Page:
It is a hot Friday night in July. The paycheck in my pocket is just enough to keep us going for another week. I enter the track and wave to the ambulance crew who has patched me up once or twice. The sound is ear splitting. The track announcer promises speed, thrills, and chills.
Damn! My engine is running sick. I am more than a little disgusted with this thing on wheels. But all is not lost! A driver from Carolina has not arrived, and the car owner offers me a ride.
The heat is ten ragged laps of over enthusiastic fender banging. My car seems lighter. It has a quicker steering response and is alive with horsepower. The engine sings!
The owner smiles when I win the heat and the semi-final. I will start 19th in The Feature. The track announcer promises a bonus to anyone who breaks the win streak of the track champ.
The field rolls forward with engines reving. The fans yell encouragement. Twenty-four cars in a double row ricochet through the first two turns. It is too loud, too fast, and too tight. Sparks fly and fenders are redesigned by impacts. I am making no progress.
The champ is two places in front of me. Two other front runners are working me high and low, outside and inside. Slots open but I can't find the right grove. Hey, the champ is behind two cars that are slowing! I make a stupid move to the outside of all three and the right rear rubs the wall. Dripping with sweat I realize that I have bitten the wet sponge I carry in my teeth into two pieces.
Two cars impact hard and one hits the wall. A crack and a loud, slow roll right in front of me. How did I get away with just a fender nick? The tow truck picks up the two cars. No ambulance rolling. Racer's luck. All is okay.
The flagman insists that I restart in 12th position. The champ is 11th. I'm positive he should be behind me, and I stop to yell at the pit steward. Okay, I've had bad calls before.
The champ can stay at his present position and use up the track. I loosen the distance and anticipate the green just enough to pull along side him. I am on the outside with just enough momentum to pass before we enter the first and second turns. He taps my back bumper, and I pour it on.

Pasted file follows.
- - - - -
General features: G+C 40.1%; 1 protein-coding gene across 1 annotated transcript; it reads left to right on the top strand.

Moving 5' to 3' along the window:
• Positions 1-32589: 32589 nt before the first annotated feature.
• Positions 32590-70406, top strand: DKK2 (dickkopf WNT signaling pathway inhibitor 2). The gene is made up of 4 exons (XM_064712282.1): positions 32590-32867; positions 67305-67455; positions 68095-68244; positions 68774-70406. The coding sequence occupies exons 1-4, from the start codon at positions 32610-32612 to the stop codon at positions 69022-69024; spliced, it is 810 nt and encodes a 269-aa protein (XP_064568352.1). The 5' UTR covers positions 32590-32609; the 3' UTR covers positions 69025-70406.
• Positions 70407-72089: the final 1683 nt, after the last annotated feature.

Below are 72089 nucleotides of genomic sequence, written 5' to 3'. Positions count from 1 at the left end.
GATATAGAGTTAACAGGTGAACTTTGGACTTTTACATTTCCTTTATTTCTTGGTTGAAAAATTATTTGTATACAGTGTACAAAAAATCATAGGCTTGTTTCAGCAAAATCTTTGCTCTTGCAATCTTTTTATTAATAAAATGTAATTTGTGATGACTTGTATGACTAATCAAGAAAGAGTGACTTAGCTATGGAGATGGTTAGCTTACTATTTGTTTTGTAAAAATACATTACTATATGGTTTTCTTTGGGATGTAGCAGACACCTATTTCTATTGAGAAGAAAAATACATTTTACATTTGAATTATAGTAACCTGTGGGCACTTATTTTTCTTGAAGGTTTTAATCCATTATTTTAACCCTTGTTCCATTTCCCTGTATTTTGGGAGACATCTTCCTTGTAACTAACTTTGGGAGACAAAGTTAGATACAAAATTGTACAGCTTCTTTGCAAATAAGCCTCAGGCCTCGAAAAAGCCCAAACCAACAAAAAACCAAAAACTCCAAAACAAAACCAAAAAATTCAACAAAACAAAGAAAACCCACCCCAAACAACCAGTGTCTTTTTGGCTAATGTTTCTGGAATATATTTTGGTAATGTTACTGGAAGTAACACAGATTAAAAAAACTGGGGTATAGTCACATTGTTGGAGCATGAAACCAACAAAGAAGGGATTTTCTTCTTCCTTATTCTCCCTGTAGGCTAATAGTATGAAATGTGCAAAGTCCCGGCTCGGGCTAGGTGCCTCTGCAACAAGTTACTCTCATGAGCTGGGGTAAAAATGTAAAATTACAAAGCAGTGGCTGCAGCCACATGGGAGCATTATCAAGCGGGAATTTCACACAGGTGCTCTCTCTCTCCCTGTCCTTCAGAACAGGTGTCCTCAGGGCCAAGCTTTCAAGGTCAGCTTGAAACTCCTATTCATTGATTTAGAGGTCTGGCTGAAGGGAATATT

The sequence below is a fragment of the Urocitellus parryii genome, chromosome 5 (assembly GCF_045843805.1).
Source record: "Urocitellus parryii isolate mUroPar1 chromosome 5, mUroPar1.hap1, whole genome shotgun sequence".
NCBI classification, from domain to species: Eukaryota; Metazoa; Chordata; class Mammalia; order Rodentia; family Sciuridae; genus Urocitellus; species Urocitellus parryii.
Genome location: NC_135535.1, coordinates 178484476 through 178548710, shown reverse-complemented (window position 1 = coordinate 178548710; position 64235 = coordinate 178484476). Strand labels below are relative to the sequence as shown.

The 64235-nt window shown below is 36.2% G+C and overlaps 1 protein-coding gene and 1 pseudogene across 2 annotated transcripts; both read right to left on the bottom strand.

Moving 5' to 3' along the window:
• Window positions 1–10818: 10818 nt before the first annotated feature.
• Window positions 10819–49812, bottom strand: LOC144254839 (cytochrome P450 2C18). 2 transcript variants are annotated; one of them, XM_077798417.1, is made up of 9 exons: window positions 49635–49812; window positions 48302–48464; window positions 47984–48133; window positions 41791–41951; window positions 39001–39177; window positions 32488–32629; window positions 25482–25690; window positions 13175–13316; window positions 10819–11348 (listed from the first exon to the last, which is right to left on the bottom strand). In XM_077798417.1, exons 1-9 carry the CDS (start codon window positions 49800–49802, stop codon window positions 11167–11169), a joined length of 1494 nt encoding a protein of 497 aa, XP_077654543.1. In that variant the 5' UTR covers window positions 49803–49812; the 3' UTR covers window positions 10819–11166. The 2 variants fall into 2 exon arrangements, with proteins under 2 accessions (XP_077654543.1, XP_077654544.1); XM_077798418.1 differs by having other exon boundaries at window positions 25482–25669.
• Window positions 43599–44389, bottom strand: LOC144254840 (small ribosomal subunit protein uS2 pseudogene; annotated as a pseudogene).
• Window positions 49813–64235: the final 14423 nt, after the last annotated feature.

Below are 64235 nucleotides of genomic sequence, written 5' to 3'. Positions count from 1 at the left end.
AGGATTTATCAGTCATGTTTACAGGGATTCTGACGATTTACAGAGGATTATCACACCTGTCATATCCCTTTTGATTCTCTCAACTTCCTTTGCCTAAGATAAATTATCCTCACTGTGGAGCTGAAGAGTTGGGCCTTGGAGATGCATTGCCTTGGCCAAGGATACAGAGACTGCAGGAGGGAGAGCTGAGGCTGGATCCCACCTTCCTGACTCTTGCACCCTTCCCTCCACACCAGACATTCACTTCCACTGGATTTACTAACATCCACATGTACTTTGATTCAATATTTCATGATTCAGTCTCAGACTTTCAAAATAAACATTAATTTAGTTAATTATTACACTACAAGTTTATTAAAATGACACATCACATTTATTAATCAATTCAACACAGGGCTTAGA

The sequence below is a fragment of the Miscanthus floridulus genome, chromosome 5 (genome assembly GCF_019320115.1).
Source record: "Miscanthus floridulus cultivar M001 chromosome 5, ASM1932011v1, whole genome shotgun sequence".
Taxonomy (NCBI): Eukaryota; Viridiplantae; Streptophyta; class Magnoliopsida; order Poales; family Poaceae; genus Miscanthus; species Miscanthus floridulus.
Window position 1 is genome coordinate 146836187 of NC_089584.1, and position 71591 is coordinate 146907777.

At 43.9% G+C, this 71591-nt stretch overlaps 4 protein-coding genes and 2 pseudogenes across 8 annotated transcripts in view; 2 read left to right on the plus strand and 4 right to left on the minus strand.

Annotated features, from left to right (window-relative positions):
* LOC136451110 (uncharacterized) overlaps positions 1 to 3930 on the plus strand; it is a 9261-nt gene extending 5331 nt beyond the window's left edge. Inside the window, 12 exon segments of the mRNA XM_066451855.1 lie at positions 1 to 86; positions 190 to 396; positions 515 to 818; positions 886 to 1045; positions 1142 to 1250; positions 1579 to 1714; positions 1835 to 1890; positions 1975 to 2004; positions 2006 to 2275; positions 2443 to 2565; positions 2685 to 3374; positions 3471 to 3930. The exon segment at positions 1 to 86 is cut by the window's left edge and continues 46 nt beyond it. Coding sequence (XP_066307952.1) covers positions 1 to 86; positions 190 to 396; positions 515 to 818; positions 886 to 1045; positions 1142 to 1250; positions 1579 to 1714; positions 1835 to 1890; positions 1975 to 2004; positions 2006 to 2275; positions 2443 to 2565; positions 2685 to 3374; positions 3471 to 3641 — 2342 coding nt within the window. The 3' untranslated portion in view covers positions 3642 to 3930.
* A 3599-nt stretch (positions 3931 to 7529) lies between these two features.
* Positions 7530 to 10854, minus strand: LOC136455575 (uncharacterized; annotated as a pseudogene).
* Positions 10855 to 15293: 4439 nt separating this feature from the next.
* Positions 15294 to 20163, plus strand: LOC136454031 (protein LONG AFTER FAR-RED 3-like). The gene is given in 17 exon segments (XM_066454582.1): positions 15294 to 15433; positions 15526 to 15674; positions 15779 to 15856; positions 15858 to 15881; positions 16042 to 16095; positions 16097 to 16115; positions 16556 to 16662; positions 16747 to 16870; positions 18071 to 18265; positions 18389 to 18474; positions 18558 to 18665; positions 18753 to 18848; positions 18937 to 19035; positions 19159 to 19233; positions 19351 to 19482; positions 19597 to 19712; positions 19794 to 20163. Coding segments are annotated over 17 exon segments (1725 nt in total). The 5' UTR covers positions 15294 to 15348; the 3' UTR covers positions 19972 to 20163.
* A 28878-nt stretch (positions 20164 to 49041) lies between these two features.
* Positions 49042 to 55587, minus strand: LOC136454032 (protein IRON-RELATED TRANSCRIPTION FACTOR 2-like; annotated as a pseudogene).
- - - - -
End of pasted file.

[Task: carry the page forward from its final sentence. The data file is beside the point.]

There must be a leak in the header pipe. My eyes are burning from the alcohol and nitro mix. I can't blink or I'll be in second place. I can only push it to the ragged edge.
Three laps left. Something is wrong with the engine. The sound is not the same. Then I realize that I am hearing only my engine. Either the champ has fallen back or I have gained ground. I quickly check the oil pressure and the heat gauge. Just that quick glance, and the champ moved up ten feet. Let it go! If it blows, it blows. Run hard and go for it!
I am waiting for something to go wrong. I hear a strange sound in the headers and imagine there is a binding in the rear. It sounds like the car is losing power. The white flag is 50 feet ahead. Now I'm on the final lap with 75 feet between me and the checkered flag.
Wow! It is like a grand slam home run, a touchdown, and winning the Indianapolis 500 all rolled up into one. I yell for half a lap. I'm out of breath. I'm exhausted. I'm happy. I'm relaxed. It is the highest high I've ever had. Three years of trying -- thousands of hours of hard work -- scrimping and saving to make a race. Yep, it was worth it. You bet it was worth it! The first win is never forgotten.